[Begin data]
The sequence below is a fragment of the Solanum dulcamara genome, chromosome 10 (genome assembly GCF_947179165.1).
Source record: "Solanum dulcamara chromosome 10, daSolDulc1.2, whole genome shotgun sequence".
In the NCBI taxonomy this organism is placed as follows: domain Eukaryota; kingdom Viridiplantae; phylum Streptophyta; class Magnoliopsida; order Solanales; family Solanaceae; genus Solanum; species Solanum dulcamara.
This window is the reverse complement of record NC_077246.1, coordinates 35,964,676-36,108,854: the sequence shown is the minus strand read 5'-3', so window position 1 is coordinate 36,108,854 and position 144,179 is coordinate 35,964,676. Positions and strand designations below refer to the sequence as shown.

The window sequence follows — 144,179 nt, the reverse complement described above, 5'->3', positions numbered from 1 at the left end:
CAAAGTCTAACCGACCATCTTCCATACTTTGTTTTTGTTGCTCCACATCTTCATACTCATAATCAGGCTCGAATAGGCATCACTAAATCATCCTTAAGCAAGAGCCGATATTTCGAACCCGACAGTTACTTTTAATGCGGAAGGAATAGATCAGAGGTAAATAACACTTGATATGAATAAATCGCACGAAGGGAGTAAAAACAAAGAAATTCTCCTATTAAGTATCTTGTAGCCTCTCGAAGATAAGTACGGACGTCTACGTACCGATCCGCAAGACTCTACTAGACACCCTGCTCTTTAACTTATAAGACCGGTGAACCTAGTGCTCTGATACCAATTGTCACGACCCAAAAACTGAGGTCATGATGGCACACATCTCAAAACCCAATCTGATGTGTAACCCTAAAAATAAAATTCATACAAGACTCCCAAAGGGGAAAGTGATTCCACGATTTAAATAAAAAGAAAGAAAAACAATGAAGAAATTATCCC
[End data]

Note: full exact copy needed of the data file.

The sequence below is a fragment of the Solanum dulcamara genome, chromosome 10 (genome assembly GCF_947179165.1).
Source record: "Solanum dulcamara chromosome 10, daSolDulc1.2, whole genome shotgun sequence".
In the NCBI taxonomy this organism is placed as follows: domain Eukaryota; kingdom Viridiplantae; phylum Streptophyta; class Magnoliopsida; order Solanales; family Solanaceae; genus Solanum; species Solanum dulcamara.
This window is the reverse complement of record NC_077246.1, coordinates 35,964,676-36,108,854: the sequence shown is the minus strand read 5'-3', so window position 1 is coordinate 36,108,854 and position 144,179 is coordinate 35,964,676. Positions and strand designations below refer to the sequence as shown.

The window sequence follows — 144,179 nt, the reverse complement described above, 5'->3', positions numbered from 1 at the left end:
CAAAGTCTAACCGACCATCTTCCATACTTTGTTTTTGTTGCTCCACATCTTCATACTCATAATCAGGCTCGAATAGGCATCACTAAATCATCCTTAAGCAAGAGCCGATATTTCGAACCCGACAGTTACTTTTAATGCGGAAGGAATAGATCAGAGGTAAATAACACTTGATATGAATAAATCGCACGAAGGGAGTAAAAACAAAGAAATTCTCCTATTAAGTATCTTGTAGCCTCTCGAAGATAAGTACGGACGTCTACGTACCGATCCGCAAGACTCTACTAGACACCCTGCTCTTTAACTTATAAGACCGGTGAACCTAGTGCTCTGATACCAATTGTCACGACCCAAAAACTGAGGTCATGATGGCACACATCTCAAAACCCAATCTGATGTGTAACCCTAAAAATAAAATTCATACAAGACTCCCAAAGGGGAAAGTGATTCCACGATTTAAATAAAAAGAAAGAAAAACAATGAAGAAATTATCCC